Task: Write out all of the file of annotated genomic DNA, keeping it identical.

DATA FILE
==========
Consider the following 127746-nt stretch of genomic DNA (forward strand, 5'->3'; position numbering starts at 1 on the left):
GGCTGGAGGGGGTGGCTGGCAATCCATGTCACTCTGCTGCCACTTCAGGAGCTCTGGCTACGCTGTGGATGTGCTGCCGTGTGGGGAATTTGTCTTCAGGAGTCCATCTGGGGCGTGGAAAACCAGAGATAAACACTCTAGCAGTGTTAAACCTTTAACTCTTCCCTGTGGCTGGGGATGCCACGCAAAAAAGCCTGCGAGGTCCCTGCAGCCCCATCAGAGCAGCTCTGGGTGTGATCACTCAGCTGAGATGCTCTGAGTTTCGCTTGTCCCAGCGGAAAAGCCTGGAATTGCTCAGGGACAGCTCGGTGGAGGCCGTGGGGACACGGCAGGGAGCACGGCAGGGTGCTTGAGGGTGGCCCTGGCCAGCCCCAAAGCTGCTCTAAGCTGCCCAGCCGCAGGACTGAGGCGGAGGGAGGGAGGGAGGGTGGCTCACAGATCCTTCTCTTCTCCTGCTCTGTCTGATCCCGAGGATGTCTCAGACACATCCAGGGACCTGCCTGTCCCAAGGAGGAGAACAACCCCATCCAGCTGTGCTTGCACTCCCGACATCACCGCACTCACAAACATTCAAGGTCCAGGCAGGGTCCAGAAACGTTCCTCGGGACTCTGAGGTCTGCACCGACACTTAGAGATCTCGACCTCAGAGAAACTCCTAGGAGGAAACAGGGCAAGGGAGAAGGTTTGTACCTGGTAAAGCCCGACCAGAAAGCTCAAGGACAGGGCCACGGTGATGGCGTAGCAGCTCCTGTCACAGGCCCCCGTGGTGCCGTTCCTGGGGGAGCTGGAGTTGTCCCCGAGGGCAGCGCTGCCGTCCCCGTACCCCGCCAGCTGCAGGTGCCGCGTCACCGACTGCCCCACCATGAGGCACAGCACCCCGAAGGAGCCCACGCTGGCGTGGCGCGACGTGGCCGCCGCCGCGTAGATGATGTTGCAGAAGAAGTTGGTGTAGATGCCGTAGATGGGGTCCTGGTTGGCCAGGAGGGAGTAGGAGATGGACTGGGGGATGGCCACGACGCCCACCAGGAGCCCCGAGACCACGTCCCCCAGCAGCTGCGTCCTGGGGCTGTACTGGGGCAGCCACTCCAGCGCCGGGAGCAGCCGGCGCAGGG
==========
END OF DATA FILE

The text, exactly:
Consider the following 127746-nt stretch of genomic DNA (forward strand, 5'->3'; position numbering starts at 1 on the left):
GGCTGGAGGGGGTGGCTGGCAATCCATGTCACTCTGCTGCCACTTCAGGAGCTCTGGCTACGCTGTGGATGTGCTGCCGTGTGGGGAATTTGTCTTCAGGAGTCCATCTGGGGCGTGGAAAACCAGAGATAAACACTCTAGCAGTGTTAAACCTTTAACTCTTCCCTGTGGCTGGGGATGCCACGCAAAAAAGCCTGCGAGGTCCCTGCAGCCCCATCAGAGCAGCTCTGGGTGTGATCACTCAGCTGAGATGCTCTGAGTTTCGCTTGTCCCAGCGGAAAAGCCTGGAATTGCTCAGGGACAGCTCGGTGGAGGCCGTGGGGACACGGCAGGGAGCACGGCAGGGTGCTTGAGGGTGGCCCTGGCCAGCCCCAAAGCTGCTCTAAGCTGCCCAGCCGCAGGACTGAGGCGGAGGGAGGGAGGGAGGGTGGCTCACAGATCCTTCTCTTCTCCTGCTCTGTCTGATCCCGAGGATGTCTCAGACACATCCAGGGACCTGCCTGTCCCAAGGAGGAGAACAACCCCATCCAGCTGTGCTTGCACTCCCGACATCACCGCACTCACAAACATTCAAGGTCCAGGCAGGGTCCAGAAACGTTCCTCGGGACTCTGAGGTCTGCACCGACACTTAGAGATCTCGACCTCAGAGAAACTCCTAGGAGGAAACAGGGCAAGGGAGAAGGTTTGTACCTGGTAAAGCCCGACCAGAAAGCTCAAGGACAGGGCCACGGTGATGGCGTAGCAGCTCCTGTCACAGGCCCCCGTGGTGCCGTTCCTGGGGGAGCTGGAGTTGTCCCCGAGGGCAGCGCTGCCGTCCCCGTACCCCGCCAGCTGCAGGTGCCGCGTCACCGACTGCCCCACCATGAGGCACAGCACCCCGAAGGAGCCCACGCTGGCGTGGCGCGACGTGGCCGCCGCCGCGTAGATGATGTTGCAGAAGAAGTTGGTGTAGATGCCGTAGATGGGGTCCTGGTTGGCCAGGAGGGAGTAGGAGATGGACTGGGGGATGGCCACGACGCCCACCAGGAGCCCCGAGACCACGTCCCCCAGCAGCTGCGTCCTGGGGCTGTACTGGGGCAGCCACTCCAGCGCCGGGAGCAGCCGGCGCAGGG